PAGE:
Chart 8: Treasury Bond turnover ratio by maturity

Source: AOFM. *Data for Q1 2020-21 is annualised.

Chart 9 shows that monthly turnover for 12+ year bonds began picking up in January 2020. The impact on turnover of the $15 billion June 2051 syndication in July 2020 can be seen in July's spike. Chart 9: 12+ year Treasury Bond turnover Source: AOFM The AOFM turnover survey does not capture trading in individual bond lines, but the MIFID II[5] reporting requirements does. Turnover is usually highest in the longest dated bond (30-year bond), and syndicated issuance often coincides with an increase in turnover – this is particularly evident for the$6 billion syndicated tap of the 2041 bond in November (see chart 10 below).

Chart 10: MIFID II trading data – longest three bonds, July-November 2020.

Source:AOFM, Bloomberg. *Reporting for the June-51 bond commenced on 27 July 2020.

Key insight: Syndicated bond issues increase secondary market turnover in the ultra-long end.

## Summary

The AOFM has developed the ultra-long sector of the market through extending the yield curve to 30 years (including the introduction of new maturities to support the 20-year futures contract). The recent establishment of a new 2051 benchmark maturity has consolidated this market/portfolio development objective. The process has extended the ATM of the debt portfolio and further diversified the AGS investor base.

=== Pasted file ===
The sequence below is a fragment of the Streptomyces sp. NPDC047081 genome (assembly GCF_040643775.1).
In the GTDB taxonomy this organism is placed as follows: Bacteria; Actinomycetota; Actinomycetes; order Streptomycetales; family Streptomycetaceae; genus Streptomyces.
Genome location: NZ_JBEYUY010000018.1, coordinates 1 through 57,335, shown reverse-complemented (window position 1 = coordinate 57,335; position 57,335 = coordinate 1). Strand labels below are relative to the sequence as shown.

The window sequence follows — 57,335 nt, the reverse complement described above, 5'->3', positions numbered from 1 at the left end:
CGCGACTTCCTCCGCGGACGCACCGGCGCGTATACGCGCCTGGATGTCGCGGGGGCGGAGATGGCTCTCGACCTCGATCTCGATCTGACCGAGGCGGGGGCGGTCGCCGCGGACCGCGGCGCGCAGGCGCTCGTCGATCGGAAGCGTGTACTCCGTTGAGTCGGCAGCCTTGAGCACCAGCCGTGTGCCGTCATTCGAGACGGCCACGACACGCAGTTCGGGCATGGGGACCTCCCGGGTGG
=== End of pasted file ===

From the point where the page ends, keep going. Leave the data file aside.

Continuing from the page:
While the ultra-long end of the yield curve here has tended to be steeper than in comparable sovereign bond markets, its features do not stand in contrast to those markets. These features include: high proportions of European, Japanese and North American investor ownership; strong fund manager participation; and generally lower liquidity.

AOFM expectations are for the characteristics of this market segment to remain relatively stable. Therefore, regular issuance and the periodic introduction of new maturities will underpin the necessary support to attract meaningful ongoing investor engagement.

[1] Refinancing risk also referred to as rollover risk or re-pricing risk, is the risk that borrowing to replace maturing debt occurs on unfavourable terms (or perhaps not at all).
[2] Source ABS, adjusted for repurchase transactions.
[5] MiFID II reporting requirements cover all trades out of the EU or where one counterparty is regulated in Europe.